# Transparent Proxying

In order to interecept traffic from and to a service through a kuma-dp data plane proxy instance, Kuma utilizes a variety of patterns.

  • On Kubernetes kuma-dp leverages transparent proxying automatically via iptables or CNI, for all incoming and outgoing traffic that is automatically intercepted by kuma-dp without having to change the application code.
  • On Universal kuma-dp leverages the data plane proxy specification associated to it for receiving incoming requests on a pre-defined port, while it can leverage both transparent proxying and explicit outbound entries in the same data plane proxy specification for all outgoing traffic.

There are several advantages for using transparent proxying in universal mode:

  • Simpler Dataplane resource, as the outbound section becomes obsolete and can be skipped.
  • Uiversal service naming using .mesh DNS domain.
  • Better service manageability (security, tracing).

# Preparing the Kuma Control plane

The Kuma control plane exposes a DNS service which handles the name resolution in the .mesh DNS zone. By default it listens on port UDP/5653. For this setup we need it to listen on port UDP/53, therefore make sure that this environment variable is set before running kuma-cp: KUMA_DNS_SERVER_PORT=53.

The IP address of the host that runs Kuma Control plane will be used in the next section. Make sure to have it once, kuma-cp is started.

# Setting up the service host

The host that will run the kuma-dp process in transparent proxying mode needs to be prepared with the following steps:

  1. Create a new dedicated user on the machine.
  2. Redirect all the relevant inbound and outbound traffic to the Kuma data plane proxy.
  3. Point the DNS resolving for .mesh to the kuma-cp embedded DNS server.

Kuma comes with kumactl executable which can help us preparing the host. Due to the wide variety of Linux setup options, these steps may vary and may need to be adjusted for the specifics of the particular deployment. However, the common steps would be to execute the following commands as root:

# create a dedicated user called kuma-dp-user
$ useradd -U kuma-dp

# use kumactl
$ kumactl install transparent-proxy \
          --kuma-dp-user kuma-dp-user \
          --kuma-cp-ip <kuma-cp IP>

Where kuma-dp-user is the name of the dedicated user that will be used to run the kuma-dp process and <kuma-cp IP> is the IP address of the Kuma control plane (kuma-cp).

Please note that this command will change both the host iptables rules as well as modify /etc/resolv.conf, while keeping a backup copy of the original file.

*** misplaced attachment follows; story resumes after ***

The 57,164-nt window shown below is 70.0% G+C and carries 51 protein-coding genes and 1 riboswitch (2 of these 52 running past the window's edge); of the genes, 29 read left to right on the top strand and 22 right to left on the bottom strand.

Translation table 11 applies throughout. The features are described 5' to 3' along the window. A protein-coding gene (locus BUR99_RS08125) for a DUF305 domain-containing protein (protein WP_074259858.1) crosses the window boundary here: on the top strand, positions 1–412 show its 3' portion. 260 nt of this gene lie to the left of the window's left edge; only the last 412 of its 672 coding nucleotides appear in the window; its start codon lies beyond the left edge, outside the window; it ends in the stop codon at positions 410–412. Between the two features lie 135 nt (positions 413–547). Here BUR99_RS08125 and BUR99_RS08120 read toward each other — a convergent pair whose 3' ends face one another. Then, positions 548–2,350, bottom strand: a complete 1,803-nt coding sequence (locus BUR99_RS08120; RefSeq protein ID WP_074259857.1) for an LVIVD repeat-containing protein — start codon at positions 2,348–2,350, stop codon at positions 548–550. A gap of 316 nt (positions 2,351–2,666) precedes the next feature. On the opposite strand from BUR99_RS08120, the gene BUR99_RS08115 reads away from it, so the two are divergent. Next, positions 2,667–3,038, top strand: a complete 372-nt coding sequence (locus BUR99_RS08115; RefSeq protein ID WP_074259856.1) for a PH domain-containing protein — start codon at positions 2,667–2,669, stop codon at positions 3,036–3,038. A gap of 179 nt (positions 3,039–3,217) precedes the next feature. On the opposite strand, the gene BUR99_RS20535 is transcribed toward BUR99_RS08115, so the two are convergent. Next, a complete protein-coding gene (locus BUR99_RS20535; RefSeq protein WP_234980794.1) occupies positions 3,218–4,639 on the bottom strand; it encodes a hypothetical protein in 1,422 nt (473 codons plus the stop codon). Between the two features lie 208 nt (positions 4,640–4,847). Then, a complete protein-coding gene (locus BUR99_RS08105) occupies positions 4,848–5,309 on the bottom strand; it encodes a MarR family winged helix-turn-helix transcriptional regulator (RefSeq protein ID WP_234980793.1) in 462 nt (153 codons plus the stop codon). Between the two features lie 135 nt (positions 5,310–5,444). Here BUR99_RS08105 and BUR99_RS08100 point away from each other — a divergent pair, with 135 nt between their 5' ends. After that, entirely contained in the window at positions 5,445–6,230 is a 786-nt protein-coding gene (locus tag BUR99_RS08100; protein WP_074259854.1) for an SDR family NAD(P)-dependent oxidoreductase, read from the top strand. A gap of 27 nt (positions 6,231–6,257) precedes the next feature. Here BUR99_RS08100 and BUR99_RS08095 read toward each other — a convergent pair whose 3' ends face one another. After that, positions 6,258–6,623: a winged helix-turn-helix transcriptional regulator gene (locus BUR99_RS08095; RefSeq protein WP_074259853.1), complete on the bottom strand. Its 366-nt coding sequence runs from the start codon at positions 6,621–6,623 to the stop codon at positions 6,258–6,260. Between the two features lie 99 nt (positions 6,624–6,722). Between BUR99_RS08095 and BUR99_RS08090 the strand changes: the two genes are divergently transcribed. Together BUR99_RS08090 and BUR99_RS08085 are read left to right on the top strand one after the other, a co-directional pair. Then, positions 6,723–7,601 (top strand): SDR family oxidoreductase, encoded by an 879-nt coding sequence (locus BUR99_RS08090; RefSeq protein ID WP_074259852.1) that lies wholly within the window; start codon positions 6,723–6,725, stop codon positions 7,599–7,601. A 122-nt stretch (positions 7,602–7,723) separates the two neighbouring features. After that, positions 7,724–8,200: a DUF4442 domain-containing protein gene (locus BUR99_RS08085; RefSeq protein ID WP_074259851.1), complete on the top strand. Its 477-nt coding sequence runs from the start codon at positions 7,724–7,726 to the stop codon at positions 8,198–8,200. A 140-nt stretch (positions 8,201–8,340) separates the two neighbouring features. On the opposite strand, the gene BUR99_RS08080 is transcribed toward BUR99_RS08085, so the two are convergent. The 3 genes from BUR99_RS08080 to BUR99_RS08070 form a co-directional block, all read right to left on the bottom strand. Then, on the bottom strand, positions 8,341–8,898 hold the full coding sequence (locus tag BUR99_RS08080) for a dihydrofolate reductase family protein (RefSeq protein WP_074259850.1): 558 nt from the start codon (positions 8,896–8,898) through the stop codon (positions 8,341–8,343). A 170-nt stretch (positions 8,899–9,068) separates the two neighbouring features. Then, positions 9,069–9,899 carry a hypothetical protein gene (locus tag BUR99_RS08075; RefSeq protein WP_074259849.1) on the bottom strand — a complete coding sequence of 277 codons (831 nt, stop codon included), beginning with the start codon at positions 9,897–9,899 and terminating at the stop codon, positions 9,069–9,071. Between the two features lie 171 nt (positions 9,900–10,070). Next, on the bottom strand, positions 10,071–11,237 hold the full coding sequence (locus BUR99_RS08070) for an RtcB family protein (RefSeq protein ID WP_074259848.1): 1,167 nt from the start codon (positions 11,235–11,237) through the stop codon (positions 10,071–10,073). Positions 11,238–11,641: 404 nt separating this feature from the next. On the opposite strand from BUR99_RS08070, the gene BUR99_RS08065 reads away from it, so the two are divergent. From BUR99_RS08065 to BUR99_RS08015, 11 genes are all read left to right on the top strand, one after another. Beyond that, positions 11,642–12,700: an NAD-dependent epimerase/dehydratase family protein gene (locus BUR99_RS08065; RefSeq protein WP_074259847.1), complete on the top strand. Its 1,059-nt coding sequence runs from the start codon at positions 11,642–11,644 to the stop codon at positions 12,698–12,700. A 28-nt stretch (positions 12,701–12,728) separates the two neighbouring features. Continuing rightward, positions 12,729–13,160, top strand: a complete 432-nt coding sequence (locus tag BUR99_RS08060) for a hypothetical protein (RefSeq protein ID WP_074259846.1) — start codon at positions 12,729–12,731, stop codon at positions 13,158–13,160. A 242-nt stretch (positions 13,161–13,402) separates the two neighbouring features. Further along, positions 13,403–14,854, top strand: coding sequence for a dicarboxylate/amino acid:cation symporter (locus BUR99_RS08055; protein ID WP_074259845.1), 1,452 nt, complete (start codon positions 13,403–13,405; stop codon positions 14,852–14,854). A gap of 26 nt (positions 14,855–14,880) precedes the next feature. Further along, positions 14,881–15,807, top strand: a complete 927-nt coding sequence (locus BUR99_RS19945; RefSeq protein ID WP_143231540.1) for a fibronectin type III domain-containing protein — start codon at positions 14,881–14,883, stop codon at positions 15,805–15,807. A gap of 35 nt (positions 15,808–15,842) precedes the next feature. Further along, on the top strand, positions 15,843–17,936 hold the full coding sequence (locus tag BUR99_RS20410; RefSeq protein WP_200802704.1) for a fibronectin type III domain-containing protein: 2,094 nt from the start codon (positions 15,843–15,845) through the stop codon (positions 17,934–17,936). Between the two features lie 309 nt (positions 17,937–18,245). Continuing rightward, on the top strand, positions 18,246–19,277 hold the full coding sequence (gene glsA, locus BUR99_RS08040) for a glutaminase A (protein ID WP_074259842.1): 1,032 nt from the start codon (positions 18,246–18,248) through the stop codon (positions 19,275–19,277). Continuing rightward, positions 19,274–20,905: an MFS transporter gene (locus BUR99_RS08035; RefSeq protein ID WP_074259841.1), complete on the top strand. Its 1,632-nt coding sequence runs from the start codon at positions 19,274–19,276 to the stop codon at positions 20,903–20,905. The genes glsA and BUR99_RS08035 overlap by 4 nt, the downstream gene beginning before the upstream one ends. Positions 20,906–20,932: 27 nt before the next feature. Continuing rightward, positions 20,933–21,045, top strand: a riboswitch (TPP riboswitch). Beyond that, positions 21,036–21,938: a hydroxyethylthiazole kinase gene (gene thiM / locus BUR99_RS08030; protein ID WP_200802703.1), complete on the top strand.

The command has several other options which allow to change the default inbound and outbound redirect ports, add ports for exclusion and also disable the iptables or resolve.conf modification steps. The command's help has enumerated and documented the available options.

The default settings will exclude the SSH port 22 from the redirection, thus allowing the remote access to the host to be preserved. If the host is set up to use other remote management mechanisms, use --exclude-inbound-ports to provide a comma separated list of the TCP ports that will be excluded from the redirection.

The changes will persist over restarts, so this command is needed only once. Reverting back to the original state of the host can be done by issuing kumactl uninstall transparent-proxy.

# Data plane proxy resource

In transparent proxying mode, the Dataplane resource that will be should ommit the networking.outbound section and use networking.transparentProxyingsection instead.

type: Dataplane
mesh: default
name: {{ name }}
  address: {{ address }}
  - port: {{ port }}
      kuma.io/service: demo-client
    redirectPortInbound: 15006
    redirectPortOutbound: 15001

The ports illustrated above are the default ones that kumactl install transparent-proxy will set. These can be changed using the relevant flags to that command.

# Invoking the Kuma data plane

It is important that the kuma-dp process runs with the same system user that was passed to kumactl install transparent-proxy --kuma-dp-user.

When systemd is used, this can be done with an entry User=kuma-dp in the [Service] section of the service file.

When starting kuma-dp with a script or some other automation instead, we can use runuser with the aforementioned yaml resource as follows:

$ runuser -u kuma-dp -- \
  /usr/bin/kuma-dp run \
    --cp-address= \
    --dataplane-token-file=/kuma/token-demo \
    --dataplane-file=/kuma/dpyaml-demo \
    --dataplane-var name=dp-demo \
    --dataplane-var address= \
    --dataplane-var port=80  \
    --binary-path /usr/local/bin/envoy
Last Updated: 4/21/2021, 8:30:00 PM